There is a New Class in America: The Irresponsibles
I am still floored when I see the crowds partying in some warm place, acting as though there is no pandemic and no reason to be careful. They include the Karens, female and male, who claim their rights are violated by a piece of cloth over their faces, or that they somehow have privilege because of their race.
This wave of unbridled selfishness, which leads to the sickness and death of others, including their friends and family members, is simply incomprehensible, yet it is rampant in our country. This persecution mentality has no basis in reality, other than a childish belief that they are beyond any common sense rules.
A substantial part of this country is veering into chaos, driven by a culture of narcissism that exploded when we elected a maniac President, who is the ultimate representative of a spoiled childishness.
They hide behind politicians who are so far from the American mainstream that they don’t recognize its right to exist. It is in the interest of big money to encourage these divides, to stall any forward progress, and maintain the status quo as they rake the money in, sums of money they could not spend in a thousand years.
Since when do oligarchs care about the people?
I have nothing personal against wealth. At my age many of my friends have achieved wealth and they are still humans who care about society. But I have seen a gradual change in some who have separated themselves from anyone who is not in their economic class.
This separation creates fear, usually unfounded, of others not like themselves and of places, like cities, where all kinds of people mingle daily. One way to deal with that fear is to divide the country into those who share their beliefs, and those who don’t.
There is an arc in large societies where this divide appears, demonstrated by the acquisition of more and more material items and the inability for many to have that stuff. When I see a young person driving a $60000 car or truck, or ordering fifteen dollar cocktails in an expensive restaurant, I can’t help but wonder how much debt they are racking up. And the fear that debt brings with it.
This aspiration to live beyond our means is truly American. But it engenders a feeling that the world is unfair and everything is someone else’s fault. When we are unwilling to accept fault for anything, we become that irresponsible class, one of those people, rich, poor, or middle class, who deny that we have any civic responsibility for the welfare of others.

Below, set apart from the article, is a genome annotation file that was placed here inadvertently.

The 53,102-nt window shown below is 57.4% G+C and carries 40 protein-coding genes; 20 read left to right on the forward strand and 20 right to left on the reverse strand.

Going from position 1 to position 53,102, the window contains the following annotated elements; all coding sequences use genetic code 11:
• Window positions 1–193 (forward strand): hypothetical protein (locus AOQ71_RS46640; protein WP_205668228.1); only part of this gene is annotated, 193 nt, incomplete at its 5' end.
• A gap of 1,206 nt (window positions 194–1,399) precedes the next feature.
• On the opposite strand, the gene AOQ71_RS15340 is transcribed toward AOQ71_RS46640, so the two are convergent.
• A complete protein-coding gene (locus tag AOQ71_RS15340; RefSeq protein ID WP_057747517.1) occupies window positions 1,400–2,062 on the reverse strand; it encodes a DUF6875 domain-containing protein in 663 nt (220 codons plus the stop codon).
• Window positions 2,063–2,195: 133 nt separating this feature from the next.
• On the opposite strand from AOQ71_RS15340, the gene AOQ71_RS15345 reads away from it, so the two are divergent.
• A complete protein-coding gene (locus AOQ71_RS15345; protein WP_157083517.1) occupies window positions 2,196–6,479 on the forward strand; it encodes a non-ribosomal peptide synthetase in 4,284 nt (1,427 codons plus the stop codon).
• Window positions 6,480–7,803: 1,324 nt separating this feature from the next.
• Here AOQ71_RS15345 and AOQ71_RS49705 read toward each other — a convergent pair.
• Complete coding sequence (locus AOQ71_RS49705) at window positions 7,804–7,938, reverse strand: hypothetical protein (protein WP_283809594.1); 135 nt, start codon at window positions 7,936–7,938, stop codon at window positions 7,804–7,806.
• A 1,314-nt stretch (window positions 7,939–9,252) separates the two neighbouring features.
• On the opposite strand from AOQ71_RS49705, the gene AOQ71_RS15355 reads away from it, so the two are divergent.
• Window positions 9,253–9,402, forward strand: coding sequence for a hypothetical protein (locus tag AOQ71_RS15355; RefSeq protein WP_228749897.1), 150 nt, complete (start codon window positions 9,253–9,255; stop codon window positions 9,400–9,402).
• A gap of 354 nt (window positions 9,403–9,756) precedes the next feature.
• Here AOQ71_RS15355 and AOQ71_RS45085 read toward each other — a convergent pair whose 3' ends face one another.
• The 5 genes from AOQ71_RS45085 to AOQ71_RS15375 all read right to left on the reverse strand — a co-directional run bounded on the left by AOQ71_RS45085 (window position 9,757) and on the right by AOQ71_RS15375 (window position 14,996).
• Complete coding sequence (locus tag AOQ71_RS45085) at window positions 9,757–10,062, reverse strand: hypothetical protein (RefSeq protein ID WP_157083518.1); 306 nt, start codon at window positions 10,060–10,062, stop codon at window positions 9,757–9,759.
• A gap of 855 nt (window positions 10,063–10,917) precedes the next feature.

Society cannot sustain this level of selfishness
Societies have fallen because of this breakdown of civility, driven by fear. Entire civilizations have disappeared as their citizens gave up on responsibility. We have seen the beginnings of these breakdowns. January sixth, the refusal of many to take a perfectly safe vaccine or wear a mask, the terrible incidents of racism in our established authorities- all signs of a fundamental downward spiral.
I am struck by the lack of awareness shown by many who broke into the Capitol that they were, in fact, committing felonies. Even the deaths of five people didn’t seem to convince them that there was something wrong with their actions. All of this is evidenced by their self-incrimination on social media and via their own videos that place them at a crime scene.
When the rule of law is not a deterrent, society fails. We are at that point, led there by a ‘leader’ who has never felt that law or rules of civil society applied to him. So what can we do?
Rebuilding a national sense of pride
I grew up with the universal sense that American shared a pride in country, even while there were many divisions. Our politics need to look forward and find common ground. The new administration is acutely aware of this and is trying to build consensus for major growth plans.
But the habit of continual obstruction has gripped their rivals, even though a majority of Americans support these initiatives. They show no sign of changing. Biden needs to seriously consider killing the filibuster and pushing his plans forward without any bipartisanship. That’s the political challenge.
The personal challenge is simple. Face your fears and talk to others about their fears and hopes. When we do this we nearly always find common ground, and common ground is our shared experience as citizens in a community that is not always divided.
If we can’t bridge divides in our personal lives, we will disintegrate into isolation or mobs with no sense that they have been manipulated by those who profit from an unregulated economy and country. Great societies stay great when they work together across disagreements and find shared goals and desires. I sincerely hope we are not past the point of no return.